Former Mets and Braves executive Adam Fisher, who left the Braves earlier this offseason amidst their front office upheaval, was on Mets Hot Stove on SNY on Thursday night to discuss the team's acquisition of Jay Bruce, and how the Adrian Gonzalez signing might impact Dominic Smith.
Fisher, who had been serving as the Mets' director of baseball operations before joining the Braves, said one of the reasons the Mets brought Bruce back was because "he showed the Mets that he had the character to succeed in this city."
"One of the biggest challenges for a front office in this market is figuring out who has the makeup and character to succeed here," Fisher said. "There were questions about whether Jay would have success here, coming in to last season after he struggled coming over from the Reds. And he completely turned around that narrative. He was a very consistent presence in the Mets' lineup, he improved his defense, and he was also a very positive person in that clubhouse."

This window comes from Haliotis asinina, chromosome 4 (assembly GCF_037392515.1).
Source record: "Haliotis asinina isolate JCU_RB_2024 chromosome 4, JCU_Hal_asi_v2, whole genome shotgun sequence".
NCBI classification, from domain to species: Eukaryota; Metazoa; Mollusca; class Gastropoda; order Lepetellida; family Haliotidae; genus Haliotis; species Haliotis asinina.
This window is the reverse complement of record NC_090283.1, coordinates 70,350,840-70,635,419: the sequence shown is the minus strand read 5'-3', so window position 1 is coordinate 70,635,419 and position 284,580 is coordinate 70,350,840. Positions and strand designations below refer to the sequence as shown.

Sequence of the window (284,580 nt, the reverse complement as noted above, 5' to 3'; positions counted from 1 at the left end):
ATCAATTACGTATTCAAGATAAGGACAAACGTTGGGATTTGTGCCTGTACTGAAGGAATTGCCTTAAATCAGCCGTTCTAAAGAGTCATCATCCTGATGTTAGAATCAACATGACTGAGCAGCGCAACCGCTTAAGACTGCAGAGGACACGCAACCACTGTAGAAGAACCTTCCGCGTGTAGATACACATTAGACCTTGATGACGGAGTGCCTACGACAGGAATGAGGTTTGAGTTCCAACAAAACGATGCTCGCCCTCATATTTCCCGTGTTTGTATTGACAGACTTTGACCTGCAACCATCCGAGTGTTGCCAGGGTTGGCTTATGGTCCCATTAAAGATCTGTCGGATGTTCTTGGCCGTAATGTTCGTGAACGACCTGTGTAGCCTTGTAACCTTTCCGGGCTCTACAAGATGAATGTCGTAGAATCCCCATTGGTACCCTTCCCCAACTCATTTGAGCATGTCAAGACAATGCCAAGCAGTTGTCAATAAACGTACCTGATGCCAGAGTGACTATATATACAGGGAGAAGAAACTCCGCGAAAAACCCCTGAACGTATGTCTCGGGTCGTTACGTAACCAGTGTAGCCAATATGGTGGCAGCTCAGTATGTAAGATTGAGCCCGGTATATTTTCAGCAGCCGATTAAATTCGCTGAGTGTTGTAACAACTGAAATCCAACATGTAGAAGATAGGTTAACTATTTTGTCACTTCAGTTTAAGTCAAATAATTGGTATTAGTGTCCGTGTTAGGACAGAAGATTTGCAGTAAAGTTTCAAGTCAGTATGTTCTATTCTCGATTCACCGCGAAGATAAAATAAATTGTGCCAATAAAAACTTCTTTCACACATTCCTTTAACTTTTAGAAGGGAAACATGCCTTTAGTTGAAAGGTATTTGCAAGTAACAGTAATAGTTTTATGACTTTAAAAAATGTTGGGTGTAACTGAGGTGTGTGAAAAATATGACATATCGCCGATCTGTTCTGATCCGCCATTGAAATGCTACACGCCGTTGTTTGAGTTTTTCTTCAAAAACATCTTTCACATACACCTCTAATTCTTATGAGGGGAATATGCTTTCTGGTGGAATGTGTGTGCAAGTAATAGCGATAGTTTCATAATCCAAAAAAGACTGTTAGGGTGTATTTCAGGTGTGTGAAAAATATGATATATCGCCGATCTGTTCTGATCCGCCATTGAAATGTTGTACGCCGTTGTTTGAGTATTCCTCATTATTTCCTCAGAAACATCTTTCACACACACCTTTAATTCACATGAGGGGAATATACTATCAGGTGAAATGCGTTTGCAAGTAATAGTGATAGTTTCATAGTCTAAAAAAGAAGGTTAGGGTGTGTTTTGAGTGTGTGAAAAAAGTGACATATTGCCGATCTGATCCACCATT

Regarding the impetus behind signing Gonzalez, Fisher spoke about GM Sandy Alderson's familiarity with him.
"Sandy had Adrian Gonzalez in San Diego," Fisher said. "He's familiar with the player, and he's comfortable taking a risk on a mimimum salary."
While Gonzalez is expected to enter the season as the Mets' starting first baseman, Fisher doesn't believe it changes anything about Smith being the eventual stalwart at first base.
"This buys the Mets some time, potentially," Fisher said. "Dominic could go down to Triple-A for a couple of months, or potentially the whole season if Adrian has success.
"I think we saw that the speed of the game was a little fast for Dom in that last month. He struggled in all facets, and I don't believe that changes the fact that he is the first baseman of the future for the Mets organization."
The 39-year-old Fisher, who had been with the Mets since Omar Minaya's first stint in the front office, worked alongside Alderson and had previously been manager of baseball operations before he was promoted to director in 2013.